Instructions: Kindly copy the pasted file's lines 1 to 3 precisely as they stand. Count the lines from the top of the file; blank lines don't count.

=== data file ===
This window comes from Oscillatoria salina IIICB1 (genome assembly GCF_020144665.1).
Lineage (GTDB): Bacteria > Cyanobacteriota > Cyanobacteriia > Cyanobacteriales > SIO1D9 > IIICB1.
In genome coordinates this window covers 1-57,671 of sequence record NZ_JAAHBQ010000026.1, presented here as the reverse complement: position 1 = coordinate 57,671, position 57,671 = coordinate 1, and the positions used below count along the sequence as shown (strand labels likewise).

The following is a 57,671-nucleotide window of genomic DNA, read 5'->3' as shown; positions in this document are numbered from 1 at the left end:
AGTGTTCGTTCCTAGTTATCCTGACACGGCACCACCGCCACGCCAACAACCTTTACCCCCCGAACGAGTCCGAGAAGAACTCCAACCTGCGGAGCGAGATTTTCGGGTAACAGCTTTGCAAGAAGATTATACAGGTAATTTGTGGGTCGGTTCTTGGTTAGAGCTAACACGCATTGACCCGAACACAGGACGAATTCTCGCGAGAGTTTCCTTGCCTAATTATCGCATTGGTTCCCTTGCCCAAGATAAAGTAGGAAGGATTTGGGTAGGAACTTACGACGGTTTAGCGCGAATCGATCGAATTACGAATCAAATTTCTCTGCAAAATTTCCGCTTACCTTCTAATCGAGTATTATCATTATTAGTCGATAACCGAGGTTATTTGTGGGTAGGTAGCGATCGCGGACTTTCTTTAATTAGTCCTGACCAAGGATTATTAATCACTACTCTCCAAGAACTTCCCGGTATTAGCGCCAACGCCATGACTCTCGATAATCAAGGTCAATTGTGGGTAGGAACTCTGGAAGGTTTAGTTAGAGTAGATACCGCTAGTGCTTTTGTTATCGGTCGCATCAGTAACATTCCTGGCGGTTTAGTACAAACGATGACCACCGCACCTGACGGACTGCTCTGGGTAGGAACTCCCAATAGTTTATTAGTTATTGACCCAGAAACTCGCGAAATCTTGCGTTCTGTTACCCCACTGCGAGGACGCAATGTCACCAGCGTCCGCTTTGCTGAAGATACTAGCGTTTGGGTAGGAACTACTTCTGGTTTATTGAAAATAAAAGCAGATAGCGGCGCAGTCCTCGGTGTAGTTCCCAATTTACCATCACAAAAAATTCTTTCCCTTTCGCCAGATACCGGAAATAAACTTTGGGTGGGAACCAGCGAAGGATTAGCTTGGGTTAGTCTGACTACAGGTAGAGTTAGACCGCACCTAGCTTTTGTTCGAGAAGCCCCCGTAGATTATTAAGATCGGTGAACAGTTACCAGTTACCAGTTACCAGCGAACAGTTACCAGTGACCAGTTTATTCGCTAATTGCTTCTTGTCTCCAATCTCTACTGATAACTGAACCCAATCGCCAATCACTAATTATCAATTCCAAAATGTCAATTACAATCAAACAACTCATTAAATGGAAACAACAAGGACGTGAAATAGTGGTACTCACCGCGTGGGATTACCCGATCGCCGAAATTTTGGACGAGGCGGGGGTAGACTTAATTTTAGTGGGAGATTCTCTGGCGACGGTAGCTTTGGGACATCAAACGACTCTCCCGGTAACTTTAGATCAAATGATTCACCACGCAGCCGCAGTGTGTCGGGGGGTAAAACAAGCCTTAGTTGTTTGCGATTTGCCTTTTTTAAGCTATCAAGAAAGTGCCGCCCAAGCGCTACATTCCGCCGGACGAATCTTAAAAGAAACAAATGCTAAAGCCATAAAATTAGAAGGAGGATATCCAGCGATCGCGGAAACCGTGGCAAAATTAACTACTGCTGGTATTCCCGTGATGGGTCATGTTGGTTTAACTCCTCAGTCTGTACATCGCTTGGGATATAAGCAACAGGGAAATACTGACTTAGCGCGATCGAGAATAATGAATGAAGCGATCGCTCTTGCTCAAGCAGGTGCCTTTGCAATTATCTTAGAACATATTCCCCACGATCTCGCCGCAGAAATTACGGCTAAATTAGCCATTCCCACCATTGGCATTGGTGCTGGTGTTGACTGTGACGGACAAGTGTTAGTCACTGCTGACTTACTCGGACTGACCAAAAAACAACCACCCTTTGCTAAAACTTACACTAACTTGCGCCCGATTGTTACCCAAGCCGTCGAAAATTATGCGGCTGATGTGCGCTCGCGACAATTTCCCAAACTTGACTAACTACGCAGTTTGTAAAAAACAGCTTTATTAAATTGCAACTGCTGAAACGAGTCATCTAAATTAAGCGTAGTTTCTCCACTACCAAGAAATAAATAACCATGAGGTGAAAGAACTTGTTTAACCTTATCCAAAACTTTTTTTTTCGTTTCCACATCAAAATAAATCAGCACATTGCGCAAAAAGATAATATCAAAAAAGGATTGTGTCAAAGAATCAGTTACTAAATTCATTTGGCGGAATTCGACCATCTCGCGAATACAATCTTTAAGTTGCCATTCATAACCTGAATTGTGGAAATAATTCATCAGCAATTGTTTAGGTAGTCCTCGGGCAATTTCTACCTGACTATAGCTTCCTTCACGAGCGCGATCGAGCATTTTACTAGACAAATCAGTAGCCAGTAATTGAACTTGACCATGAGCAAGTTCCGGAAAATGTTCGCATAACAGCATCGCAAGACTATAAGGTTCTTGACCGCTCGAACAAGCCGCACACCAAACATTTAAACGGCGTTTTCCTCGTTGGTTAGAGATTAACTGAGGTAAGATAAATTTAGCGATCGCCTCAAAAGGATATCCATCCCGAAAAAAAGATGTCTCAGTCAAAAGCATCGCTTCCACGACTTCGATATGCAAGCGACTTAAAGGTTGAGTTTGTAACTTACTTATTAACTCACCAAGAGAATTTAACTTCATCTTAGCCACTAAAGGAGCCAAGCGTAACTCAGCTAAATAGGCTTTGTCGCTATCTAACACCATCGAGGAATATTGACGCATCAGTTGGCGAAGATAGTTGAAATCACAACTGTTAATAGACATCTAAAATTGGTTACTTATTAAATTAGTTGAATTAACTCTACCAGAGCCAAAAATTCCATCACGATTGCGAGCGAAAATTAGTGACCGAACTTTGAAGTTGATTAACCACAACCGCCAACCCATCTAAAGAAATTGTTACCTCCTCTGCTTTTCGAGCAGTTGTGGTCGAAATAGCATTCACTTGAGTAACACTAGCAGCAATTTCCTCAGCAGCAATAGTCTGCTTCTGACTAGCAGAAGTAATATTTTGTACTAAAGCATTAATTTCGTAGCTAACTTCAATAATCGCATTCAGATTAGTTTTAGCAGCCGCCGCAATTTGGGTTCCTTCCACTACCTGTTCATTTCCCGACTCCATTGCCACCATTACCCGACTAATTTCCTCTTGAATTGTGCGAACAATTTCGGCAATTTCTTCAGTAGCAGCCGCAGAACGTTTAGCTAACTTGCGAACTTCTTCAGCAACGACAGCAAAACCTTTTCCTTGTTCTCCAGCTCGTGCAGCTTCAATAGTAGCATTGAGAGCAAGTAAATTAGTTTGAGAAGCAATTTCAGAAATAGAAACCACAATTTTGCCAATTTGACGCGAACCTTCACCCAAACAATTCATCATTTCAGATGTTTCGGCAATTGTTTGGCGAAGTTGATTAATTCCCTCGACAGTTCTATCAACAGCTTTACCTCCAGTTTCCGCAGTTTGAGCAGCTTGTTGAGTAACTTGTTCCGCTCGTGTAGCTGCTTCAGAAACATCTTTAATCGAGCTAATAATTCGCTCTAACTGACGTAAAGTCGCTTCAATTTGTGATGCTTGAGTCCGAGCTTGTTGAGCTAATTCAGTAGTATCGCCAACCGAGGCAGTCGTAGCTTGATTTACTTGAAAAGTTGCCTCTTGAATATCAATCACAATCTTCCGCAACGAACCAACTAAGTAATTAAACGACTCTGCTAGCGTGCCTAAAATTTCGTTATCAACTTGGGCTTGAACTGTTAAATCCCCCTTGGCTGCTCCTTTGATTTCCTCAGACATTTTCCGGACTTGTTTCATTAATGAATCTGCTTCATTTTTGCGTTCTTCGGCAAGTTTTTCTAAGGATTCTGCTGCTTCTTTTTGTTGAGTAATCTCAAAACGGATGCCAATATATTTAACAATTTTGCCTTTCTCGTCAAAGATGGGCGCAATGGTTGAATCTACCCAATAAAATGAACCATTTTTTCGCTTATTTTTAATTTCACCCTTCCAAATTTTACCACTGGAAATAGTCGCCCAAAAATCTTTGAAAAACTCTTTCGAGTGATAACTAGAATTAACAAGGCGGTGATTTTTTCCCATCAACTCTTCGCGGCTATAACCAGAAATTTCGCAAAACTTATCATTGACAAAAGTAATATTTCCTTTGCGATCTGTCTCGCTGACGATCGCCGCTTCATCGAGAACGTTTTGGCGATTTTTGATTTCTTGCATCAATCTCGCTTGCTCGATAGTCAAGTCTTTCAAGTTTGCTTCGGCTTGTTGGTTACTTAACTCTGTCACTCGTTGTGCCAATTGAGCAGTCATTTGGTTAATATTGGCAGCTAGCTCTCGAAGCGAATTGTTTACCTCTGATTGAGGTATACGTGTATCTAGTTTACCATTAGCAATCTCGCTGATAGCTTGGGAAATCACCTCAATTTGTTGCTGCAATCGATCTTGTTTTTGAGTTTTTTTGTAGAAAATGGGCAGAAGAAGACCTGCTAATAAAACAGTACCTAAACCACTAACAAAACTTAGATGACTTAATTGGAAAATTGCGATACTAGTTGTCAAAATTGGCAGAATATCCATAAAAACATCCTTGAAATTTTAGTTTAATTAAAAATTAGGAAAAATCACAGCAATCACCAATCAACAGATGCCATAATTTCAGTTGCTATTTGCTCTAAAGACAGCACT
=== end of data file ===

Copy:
This window comes from Oscillatoria salina IIICB1 (genome assembly GCF_020144665.1).
Lineage (GTDB): Bacteria > Cyanobacteriota > Cyanobacteriia > Cyanobacteriales > SIO1D9 > IIICB1.
In genome coordinates this window covers 1-57,671 of sequence record NZ_JAAHBQ010000026.1, presented here as the reverse complement: position 1 = coordinate 57,671, position 57,671 = coordinate 1, and the positions used below count along the sequence as shown (strand labels likewise).